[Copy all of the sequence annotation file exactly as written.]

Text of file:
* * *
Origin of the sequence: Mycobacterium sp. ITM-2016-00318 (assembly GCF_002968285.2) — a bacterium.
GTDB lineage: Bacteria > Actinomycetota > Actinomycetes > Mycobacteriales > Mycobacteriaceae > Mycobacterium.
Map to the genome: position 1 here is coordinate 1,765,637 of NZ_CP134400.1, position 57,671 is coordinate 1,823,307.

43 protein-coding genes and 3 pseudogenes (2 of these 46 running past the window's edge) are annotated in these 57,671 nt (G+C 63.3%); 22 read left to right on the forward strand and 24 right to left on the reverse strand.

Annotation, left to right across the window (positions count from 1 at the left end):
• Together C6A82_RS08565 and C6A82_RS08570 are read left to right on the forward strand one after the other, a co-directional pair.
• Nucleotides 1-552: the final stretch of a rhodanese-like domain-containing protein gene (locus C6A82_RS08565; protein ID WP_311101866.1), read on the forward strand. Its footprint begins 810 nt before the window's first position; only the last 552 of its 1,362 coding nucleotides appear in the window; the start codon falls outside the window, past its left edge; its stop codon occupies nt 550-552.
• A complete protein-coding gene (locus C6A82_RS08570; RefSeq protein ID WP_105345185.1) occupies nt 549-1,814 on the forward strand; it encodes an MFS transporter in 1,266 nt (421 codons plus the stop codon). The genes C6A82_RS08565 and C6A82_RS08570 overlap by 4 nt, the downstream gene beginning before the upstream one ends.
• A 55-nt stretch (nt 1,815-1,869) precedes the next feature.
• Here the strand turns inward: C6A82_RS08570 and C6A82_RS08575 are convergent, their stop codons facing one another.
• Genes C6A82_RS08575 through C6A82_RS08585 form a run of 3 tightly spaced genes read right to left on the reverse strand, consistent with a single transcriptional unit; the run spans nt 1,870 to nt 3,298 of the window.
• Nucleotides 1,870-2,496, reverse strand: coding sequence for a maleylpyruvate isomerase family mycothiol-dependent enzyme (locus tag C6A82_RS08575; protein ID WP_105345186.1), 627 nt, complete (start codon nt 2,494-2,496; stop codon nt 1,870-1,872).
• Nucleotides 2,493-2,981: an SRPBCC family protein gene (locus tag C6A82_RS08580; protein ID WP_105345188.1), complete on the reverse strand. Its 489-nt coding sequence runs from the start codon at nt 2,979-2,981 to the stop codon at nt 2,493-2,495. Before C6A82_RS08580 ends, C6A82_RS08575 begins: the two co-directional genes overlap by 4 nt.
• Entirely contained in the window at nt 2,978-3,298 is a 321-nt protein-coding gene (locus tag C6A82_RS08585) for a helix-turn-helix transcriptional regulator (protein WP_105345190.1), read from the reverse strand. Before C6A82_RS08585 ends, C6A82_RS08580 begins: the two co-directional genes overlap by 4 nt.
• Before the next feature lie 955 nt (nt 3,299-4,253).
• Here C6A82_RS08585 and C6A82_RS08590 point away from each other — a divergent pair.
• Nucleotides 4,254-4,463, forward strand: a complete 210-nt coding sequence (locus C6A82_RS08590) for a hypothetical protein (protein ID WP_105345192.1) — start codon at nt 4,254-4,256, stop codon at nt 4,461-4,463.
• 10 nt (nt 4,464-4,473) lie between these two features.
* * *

Origin of the sequence: Mycobacterium sp. ITM-2016-00318 (assembly GCF_002968285.2) — a bacterium.
GTDB lineage: Bacteria > Actinomycetota > Actinomycetes > Mycobacteriales > Mycobacteriaceae > Mycobacterium.
Map to the genome: position 1 here is coordinate 1,765,637 of NZ_CP134400.1, position 57,671 is coordinate 1,823,307.

43 protein-coding genes and 3 pseudogenes (2 of these 46 running past the window's edge) are annotated in these 57,671 nt (G+C 63.3%); 22 read left to right on the forward strand and 24 right to left on the reverse strand.

Annotation, left to right across the window (positions count from 1 at the left end):
• Together C6A82_RS08565 and C6A82_RS08570 are read left to right on the forward strand one after the other, a co-directional pair.
• Nucleotides 1-552: the final stretch of a rhodanese-like domain-containing protein gene (locus C6A82_RS08565; protein ID WP_311101866.1), read on the forward strand. Its footprint begins 810 nt before the window's first position; only the last 552 of its 1,362 coding nucleotides appear in the window; the start codon falls outside the window, past its left edge; its stop codon occupies nt 550-552.
• A complete protein-coding gene (locus C6A82_RS08570; RefSeq protein ID WP_105345185.1) occupies nt 549-1,814 on the forward strand; it encodes an MFS transporter in 1,266 nt (421 codons plus the stop codon). The genes C6A82_RS08565 and C6A82_RS08570 overlap by 4 nt, the downstream gene beginning before the upstream one ends.
• A 55-nt stretch (nt 1,815-1,869) precedes the next feature.
• Here the strand turns inward: C6A82_RS08570 and C6A82_RS08575 are convergent, their stop codons facing one another.
• Genes C6A82_RS08575 through C6A82_RS08585 form a run of 3 tightly spaced genes read right to left on the reverse strand, consistent with a single transcriptional unit; the run spans nt 1,870 to nt 3,298 of the window.
• Nucleotides 1,870-2,496, reverse strand: coding sequence for a maleylpyruvate isomerase family mycothiol-dependent enzyme (locus tag C6A82_RS08575; protein ID WP_105345186.1), 627 nt, complete (start codon nt 2,494-2,496; stop codon nt 1,870-1,872).
• Nucleotides 2,493-2,981: an SRPBCC family protein gene (locus tag C6A82_RS08580; protein ID WP_105345188.1), complete on the reverse strand. Its 489-nt coding sequence runs from the start codon at nt 2,979-2,981 to the stop codon at nt 2,493-2,495. Before C6A82_RS08580 ends, C6A82_RS08575 begins: the two co-directional genes overlap by 4 nt.
• Entirely contained in the window at nt 2,978-3,298 is a 321-nt protein-coding gene (locus tag C6A82_RS08585) for a helix-turn-helix transcriptional regulator (protein WP_105345190.1), read from the reverse strand. Before C6A82_RS08585 ends, C6A82_RS08580 begins: the two co-directional genes overlap by 4 nt.
• Before the next feature lie 955 nt (nt 3,299-4,253).
• Here C6A82_RS08585 and C6A82_RS08590 point away from each other — a divergent pair.
• Nucleotides 4,254-4,463, forward strand: a complete 210-nt coding sequence (locus C6A82_RS08590) for a hypothetical protein (protein ID WP_105345192.1) — start codon at nt 4,254-4,256, stop codon at nt 4,461-4,463.
• 10 nt (nt 4,464-4,473) lie between these two features.